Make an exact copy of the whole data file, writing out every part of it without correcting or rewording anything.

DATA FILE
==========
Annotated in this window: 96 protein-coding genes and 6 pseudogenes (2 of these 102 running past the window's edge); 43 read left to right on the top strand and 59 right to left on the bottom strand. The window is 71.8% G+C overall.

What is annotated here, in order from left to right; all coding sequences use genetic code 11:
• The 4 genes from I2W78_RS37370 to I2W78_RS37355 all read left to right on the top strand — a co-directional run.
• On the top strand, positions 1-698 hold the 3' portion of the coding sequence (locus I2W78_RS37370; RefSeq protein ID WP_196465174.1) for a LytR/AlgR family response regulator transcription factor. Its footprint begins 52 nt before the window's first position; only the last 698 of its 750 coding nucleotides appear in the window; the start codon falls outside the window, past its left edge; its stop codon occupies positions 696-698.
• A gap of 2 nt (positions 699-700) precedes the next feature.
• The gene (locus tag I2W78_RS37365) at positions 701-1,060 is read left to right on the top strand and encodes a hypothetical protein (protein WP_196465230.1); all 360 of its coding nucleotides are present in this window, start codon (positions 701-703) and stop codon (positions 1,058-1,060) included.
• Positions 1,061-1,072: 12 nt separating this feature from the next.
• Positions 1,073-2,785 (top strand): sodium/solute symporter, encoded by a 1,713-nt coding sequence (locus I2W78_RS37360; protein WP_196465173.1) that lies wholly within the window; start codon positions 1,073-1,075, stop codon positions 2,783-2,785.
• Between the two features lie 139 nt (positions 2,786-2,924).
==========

Annotated in this window: 96 protein-coding genes and 6 pseudogenes (2 of these 102 running past the window's edge); 43 read left to right on the top strand and 59 right to left on the bottom strand. The window is 71.8% G+C overall.

What is annotated here, in order from left to right; all coding sequences use genetic code 11:
• The 4 genes from I2W78_RS37370 to I2W78_RS37355 all read left to right on the top strand — a co-directional run.
• On the top strand, positions 1-698 hold the 3' portion of the coding sequence (locus I2W78_RS37370; RefSeq protein ID WP_196465174.1) for a LytR/AlgR family response regulator transcription factor. Its footprint begins 52 nt before the window's first position; only the last 698 of its 750 coding nucleotides appear in the window; the start codon falls outside the window, past its left edge; its stop codon occupies positions 696-698.
• A gap of 2 nt (positions 699-700) precedes the next feature.
• The gene (locus tag I2W78_RS37365) at positions 701-1,060 is read left to right on the top strand and encodes a hypothetical protein (protein WP_196465230.1); all 360 of its coding nucleotides are present in this window, start codon (positions 701-703) and stop codon (positions 1,058-1,060) included.
• Positions 1,061-1,072: 12 nt separating this feature from the next.
• Positions 1,073-2,785 (top strand): sodium/solute symporter, encoded by a 1,713-nt coding sequence (locus I2W78_RS37360; protein WP_196465173.1) that lies wholly within the window; start codon positions 1,073-1,075, stop codon positions 2,783-2,785.
• Between the two features lie 139 nt (positions 2,786-2,924).